If you believe the historical Jesus thought of Himself as the long-awaited Jewish Messiah who planned to establish a new religion, you can’t prove it from Sunday’s Scriptures.

If Micah, for instance, is referring to Jesus in the first reading (Mic 5: 1-4), he’s certainly not painting a picture of someone who intends to live his life outside Judaism’s earliest, most revered traditions. The prophet believes the "one who is to be ruler in Israel" is an ideal, law-abiding Jew, not someone who rejects Judaism for "greener pastures."

Like his three immediate prophetic predecessors — Amos, Hosea and Isaiah — Micah roots his oracles in the Jewish concept of social justice: the relationship people are expected to develop with one another and their God. But unlike those illustrious three, Micah steers clear of politics. His proclamations spring from a belief that the pain his people are experiencing from Assyrian invasions is Yahweh’s punishment for their lack of concern for the unfortunate individuals around them. Throughout his recorded ministry, Micah ignores the moral implications of the treaties and agreements that entwined Israel in this mess, and zeros in solely on people’s refusal to commit themselves lovingly to one another.

Justice first

When we return Sunday’s passage to its original context, it becomes evident that Micah’s future, kingly descendant of David (symbolically coming from David’s hometown, Beth-lehem) will lead the Israelites to victory over the Assyrians only because of the justice he finds in them.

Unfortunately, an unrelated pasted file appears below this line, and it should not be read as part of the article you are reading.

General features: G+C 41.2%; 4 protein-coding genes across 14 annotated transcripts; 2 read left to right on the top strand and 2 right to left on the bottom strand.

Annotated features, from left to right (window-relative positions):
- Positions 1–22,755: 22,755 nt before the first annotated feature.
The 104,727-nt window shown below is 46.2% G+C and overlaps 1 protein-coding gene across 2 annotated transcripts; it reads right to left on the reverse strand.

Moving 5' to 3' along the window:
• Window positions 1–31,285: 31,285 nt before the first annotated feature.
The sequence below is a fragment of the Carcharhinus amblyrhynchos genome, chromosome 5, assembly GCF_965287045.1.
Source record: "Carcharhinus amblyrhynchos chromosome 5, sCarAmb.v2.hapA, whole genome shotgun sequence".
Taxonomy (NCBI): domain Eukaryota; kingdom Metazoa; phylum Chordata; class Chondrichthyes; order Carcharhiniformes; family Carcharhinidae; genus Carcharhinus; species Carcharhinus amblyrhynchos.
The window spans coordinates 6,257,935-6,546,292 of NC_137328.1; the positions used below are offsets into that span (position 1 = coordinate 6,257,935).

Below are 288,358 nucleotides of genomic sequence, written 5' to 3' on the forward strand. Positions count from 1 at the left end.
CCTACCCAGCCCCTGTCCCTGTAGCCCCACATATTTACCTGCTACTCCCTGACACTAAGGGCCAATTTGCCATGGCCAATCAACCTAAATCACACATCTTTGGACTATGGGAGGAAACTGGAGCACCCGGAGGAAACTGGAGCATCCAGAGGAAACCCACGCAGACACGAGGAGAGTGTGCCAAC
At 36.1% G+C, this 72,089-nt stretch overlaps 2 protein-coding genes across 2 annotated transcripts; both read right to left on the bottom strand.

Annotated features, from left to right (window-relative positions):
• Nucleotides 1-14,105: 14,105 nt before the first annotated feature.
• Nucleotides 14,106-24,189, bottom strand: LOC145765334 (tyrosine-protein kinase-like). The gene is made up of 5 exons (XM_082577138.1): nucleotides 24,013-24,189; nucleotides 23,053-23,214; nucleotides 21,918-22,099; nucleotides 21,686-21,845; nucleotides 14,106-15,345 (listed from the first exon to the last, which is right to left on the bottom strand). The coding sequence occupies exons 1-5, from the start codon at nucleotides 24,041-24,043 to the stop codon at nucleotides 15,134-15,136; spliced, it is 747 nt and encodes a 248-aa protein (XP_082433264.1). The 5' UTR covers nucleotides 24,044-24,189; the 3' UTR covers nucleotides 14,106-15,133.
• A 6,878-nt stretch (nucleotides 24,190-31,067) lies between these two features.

We also encounter a parallel insistence on old-time Judaism in the other two readings.

No concept is more fundamental to the Hebrew Scriptures than hearing God’s word and carrying it out. It defines the perfect disciple of Yahweh in Deutero-Isaiah’s third song of the Suffering Servant, and is at the center of both the second reading (Heb 10: 5-10 and Gospel (Lk 1: 39-45).

The Hebrews selection revolves around Jesus’ statement, "Behold, I come to do your will." In the writer’s theology, such commitment is worth much more than those liturgical mainstays, "sacrifice and offering,...holocausts and sin offerings." We who try to imitate Jesus quickly discover that, "by this ‘will,’ we have been consecrated through the offering of the body of Jesus Christ, once for all."

More than anything else, it’s Jesus’ determination to discover God’s will and carry it out that actually saves us.


This belief is the basis for Luke’s definition of the perfect Christian, the ideal disciple of Jesus. The person in his Gospel who most deeply embodies that characteristic (besides Jesus) is Mary.

Following the lead of the classic Jewish prophets, Luke finds God’s will in God’s word. So he consistently associates Mary with that word. Remember her famous reply to Gabriel in the Annunciation passage: "I am the handmaid of the Lord. May it be done to me according to your word."

Luke has Elizabeth follow up with the statement: "Blessed are you who believed that what was spoken to you by the Lord would be fulfilled." Like all good Jews, whatever Mary does is prompted by her commitment to God’s word in her life.

Before 1970, we never had readings from the Hebrew Scriptures in our Sunday celebrations of the Lord’s Supper. Our ignorance about the only Bible Jesus and His early disciples used fed our assumption that both He and they had severed their ties with Judaism and were intent on establishing a new religion.

As these readings show, their goal simply was to return to the roots of Judaism and live their faith as Yahweh originally intended it to be lived. They thought of themselves as good Jews. Only later would they be called "Christians."